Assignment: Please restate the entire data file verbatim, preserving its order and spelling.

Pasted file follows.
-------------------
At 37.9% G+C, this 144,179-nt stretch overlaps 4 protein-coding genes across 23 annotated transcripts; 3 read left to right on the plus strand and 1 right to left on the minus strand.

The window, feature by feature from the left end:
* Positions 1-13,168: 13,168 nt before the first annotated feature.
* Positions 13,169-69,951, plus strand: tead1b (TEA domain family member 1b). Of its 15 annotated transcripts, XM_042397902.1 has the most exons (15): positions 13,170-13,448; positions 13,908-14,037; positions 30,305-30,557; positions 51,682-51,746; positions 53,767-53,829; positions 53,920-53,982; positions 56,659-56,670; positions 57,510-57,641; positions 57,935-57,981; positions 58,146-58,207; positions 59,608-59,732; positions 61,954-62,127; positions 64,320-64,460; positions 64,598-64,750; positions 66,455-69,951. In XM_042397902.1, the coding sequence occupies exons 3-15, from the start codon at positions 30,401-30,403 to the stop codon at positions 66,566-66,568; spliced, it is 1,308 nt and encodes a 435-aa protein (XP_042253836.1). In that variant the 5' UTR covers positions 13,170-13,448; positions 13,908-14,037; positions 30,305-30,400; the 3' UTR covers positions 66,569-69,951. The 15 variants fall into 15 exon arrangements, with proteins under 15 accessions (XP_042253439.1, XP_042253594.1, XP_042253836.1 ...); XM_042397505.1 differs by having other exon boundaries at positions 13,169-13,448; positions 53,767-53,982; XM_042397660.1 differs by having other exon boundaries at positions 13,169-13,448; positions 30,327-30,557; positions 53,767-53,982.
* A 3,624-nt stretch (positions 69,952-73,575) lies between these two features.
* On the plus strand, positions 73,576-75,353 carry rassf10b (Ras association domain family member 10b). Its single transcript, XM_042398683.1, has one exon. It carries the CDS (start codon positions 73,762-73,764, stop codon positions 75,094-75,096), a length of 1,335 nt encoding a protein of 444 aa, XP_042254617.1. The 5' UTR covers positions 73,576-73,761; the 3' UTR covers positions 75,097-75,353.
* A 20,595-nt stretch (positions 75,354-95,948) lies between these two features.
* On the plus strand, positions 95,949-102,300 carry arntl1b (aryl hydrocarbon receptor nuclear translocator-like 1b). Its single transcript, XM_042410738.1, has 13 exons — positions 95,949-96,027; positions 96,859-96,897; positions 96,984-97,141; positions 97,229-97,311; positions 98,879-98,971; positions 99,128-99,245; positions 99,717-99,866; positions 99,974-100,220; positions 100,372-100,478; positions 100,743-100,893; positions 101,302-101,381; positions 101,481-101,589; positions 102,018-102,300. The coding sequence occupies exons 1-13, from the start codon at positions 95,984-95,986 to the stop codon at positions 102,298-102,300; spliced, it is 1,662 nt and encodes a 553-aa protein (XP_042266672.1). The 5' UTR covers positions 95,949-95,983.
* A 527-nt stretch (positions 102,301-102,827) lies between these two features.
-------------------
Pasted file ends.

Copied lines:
At 37.9% G+C, this 144,179-nt stretch overlaps 4 protein-coding genes across 23 annotated transcripts; 3 read left to right on the plus strand and 1 right to left on the minus strand.

The window, feature by feature from the left end:
* Positions 1-13,168: 13,168 nt before the first annotated feature.
* Positions 13,169-69,951, plus strand: tead1b (TEA domain family member 1b). Of its 15 annotated transcripts, XM_042397902.1 has the most exons (15): positions 13,170-13,448; positions 13,908-14,037; positions 30,305-30,557; positions 51,682-51,746; positions 53,767-53,829; positions 53,920-53,982; positions 56,659-56,670; positions 57,510-57,641; positions 57,935-57,981; positions 58,146-58,207; positions 59,608-59,732; positions 61,954-62,127; positions 64,320-64,460; positions 64,598-64,750; positions 66,455-69,951. In XM_042397902.1, the coding sequence occupies exons 3-15, from the start codon at positions 30,401-30,403 to the stop codon at positions 66,566-66,568; spliced, it is 1,308 nt and encodes a 435-aa protein (XP_042253836.1). In that variant the 5' UTR covers positions 13,170-13,448; positions 13,908-14,037; positions 30,305-30,400; the 3' UTR covers positions 66,569-69,951. The 15 variants fall into 15 exon arrangements, with proteins under 15 accessions (XP_042253439.1, XP_042253594.1, XP_042253836.1 ...); XM_042397505.1 differs by having other exon boundaries at positions 13,169-13,448; positions 53,767-53,982; XM_042397660.1 differs by having other exon boundaries at positions 13,169-13,448; positions 30,327-30,557; positions 53,767-53,982.
* A 3,624-nt stretch (positions 69,952-73,575) lies between these two features.
* On the plus strand, positions 73,576-75,353 carry rassf10b (Ras association domain family member 10b). Its single transcript, XM_042398683.1, has one exon. It carries the CDS (start codon positions 73,762-73,764, stop codon positions 75,094-75,096), a length of 1,335 nt encoding a protein of 444 aa, XP_042254617.1. The 5' UTR covers positions 73,576-73,761; the 3' UTR covers positions 75,097-75,353.
* A 20,595-nt stretch (positions 75,354-95,948) lies between these two features.
* On the plus strand, positions 95,949-102,300 carry arntl1b (aryl hydrocarbon receptor nuclear translocator-like 1b). Its single transcript, XM_042410738.1, has 13 exons — positions 95,949-96,027; positions 96,859-96,897; positions 96,984-97,141; positions 97,229-97,311; positions 98,879-98,971; positions 99,128-99,245; positions 99,717-99,866; positions 99,974-100,220; positions 100,372-100,478; positions 100,743-100,893; positions 101,302-101,381; positions 101,481-101,589; positions 102,018-102,300. The coding sequence occupies exons 1-13, from the start codon at positions 95,984-95,986 to the stop codon at positions 102,298-102,300; spliced, it is 1,662 nt and encodes a 553-aa protein (XP_042266672.1). The 5' UTR covers positions 95,949-95,983.
* A 527-nt stretch (positions 102,301-102,827) lies between these two features.